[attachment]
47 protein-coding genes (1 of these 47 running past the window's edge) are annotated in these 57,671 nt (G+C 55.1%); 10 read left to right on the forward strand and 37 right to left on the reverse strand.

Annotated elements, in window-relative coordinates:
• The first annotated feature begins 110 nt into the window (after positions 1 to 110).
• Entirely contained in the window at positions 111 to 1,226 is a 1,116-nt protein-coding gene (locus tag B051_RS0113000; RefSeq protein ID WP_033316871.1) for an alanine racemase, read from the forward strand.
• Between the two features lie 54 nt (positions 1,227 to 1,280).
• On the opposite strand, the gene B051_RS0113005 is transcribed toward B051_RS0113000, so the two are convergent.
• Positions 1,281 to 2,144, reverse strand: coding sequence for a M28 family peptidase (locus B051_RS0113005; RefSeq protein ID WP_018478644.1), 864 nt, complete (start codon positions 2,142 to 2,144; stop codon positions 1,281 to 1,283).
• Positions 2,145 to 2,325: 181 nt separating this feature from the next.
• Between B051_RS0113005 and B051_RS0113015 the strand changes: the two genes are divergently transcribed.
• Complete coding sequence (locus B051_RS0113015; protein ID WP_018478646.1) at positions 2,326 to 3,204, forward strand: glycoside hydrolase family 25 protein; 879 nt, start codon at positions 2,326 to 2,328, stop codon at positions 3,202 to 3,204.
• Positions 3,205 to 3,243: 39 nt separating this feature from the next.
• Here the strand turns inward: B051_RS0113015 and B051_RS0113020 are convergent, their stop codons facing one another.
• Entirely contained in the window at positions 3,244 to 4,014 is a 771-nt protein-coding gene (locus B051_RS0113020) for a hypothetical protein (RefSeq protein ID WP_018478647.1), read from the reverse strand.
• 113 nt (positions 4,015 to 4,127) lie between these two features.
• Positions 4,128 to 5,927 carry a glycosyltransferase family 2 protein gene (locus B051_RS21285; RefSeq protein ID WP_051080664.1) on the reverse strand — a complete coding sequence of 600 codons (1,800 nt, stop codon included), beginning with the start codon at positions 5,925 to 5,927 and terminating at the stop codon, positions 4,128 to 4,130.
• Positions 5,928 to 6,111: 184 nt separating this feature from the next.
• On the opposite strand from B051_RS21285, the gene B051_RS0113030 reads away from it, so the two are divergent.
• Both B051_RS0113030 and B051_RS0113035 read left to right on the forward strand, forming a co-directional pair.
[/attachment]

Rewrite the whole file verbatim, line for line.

47 protein-coding genes (1 of these 47 running past the window's edge) are annotated in these 57,671 nt (G+C 55.1%); 10 read left to right on the forward strand and 37 right to left on the reverse strand.

Annotated elements, in window-relative coordinates:
• The first annotated feature begins 110 nt into the window (after positions 1 to 110).
• Entirely contained in the window at positions 111 to 1,226 is a 1,116-nt protein-coding gene (locus tag B051_RS0113000; RefSeq protein ID WP_033316871.1) for an alanine racemase, read from the forward strand.
• Between the two features lie 54 nt (positions 1,227 to 1,280).
• On the opposite strand, the gene B051_RS0113005 is transcribed toward B051_RS0113000, so the two are convergent.
• Positions 1,281 to 2,144, reverse strand: coding sequence for a M28 family peptidase (locus B051_RS0113005; RefSeq protein ID WP_018478644.1), 864 nt, complete (start codon positions 2,142 to 2,144; stop codon positions 1,281 to 1,283).
• Positions 2,145 to 2,325: 181 nt separating this feature from the next.
• Between B051_RS0113005 and B051_RS0113015 the strand changes: the two genes are divergently transcribed.
• Complete coding sequence (locus B051_RS0113015; protein ID WP_018478646.1) at positions 2,326 to 3,204, forward strand: glycoside hydrolase family 25 protein; 879 nt, start codon at positions 2,326 to 2,328, stop codon at positions 3,202 to 3,204.
• Positions 3,205 to 3,243: 39 nt separating this feature from the next.
• Here the strand turns inward: B051_RS0113015 and B051_RS0113020 are convergent, their stop codons facing one another.
• Entirely contained in the window at positions 3,244 to 4,014 is a 771-nt protein-coding gene (locus B051_RS0113020) for a hypothetical protein (RefSeq protein ID WP_018478647.1), read from the reverse strand.
• 113 nt (positions 4,015 to 4,127) lie between these two features.
• Positions 4,128 to 5,927 carry a glycosyltransferase family 2 protein gene (locus B051_RS21285; RefSeq protein ID WP_051080664.1) on the reverse strand — a complete coding sequence of 600 codons (1,800 nt, stop codon included), beginning with the start codon at positions 5,925 to 5,927 and terminating at the stop codon, positions 4,128 to 4,130.
• Positions 5,928 to 6,111: 184 nt separating this feature from the next.
• On the opposite strand from B051_RS21285, the gene B051_RS0113030 reads away from it, so the two are divergent.
• Both B051_RS0113030 and B051_RS0113035 read left to right on the forward strand, forming a co-directional pair.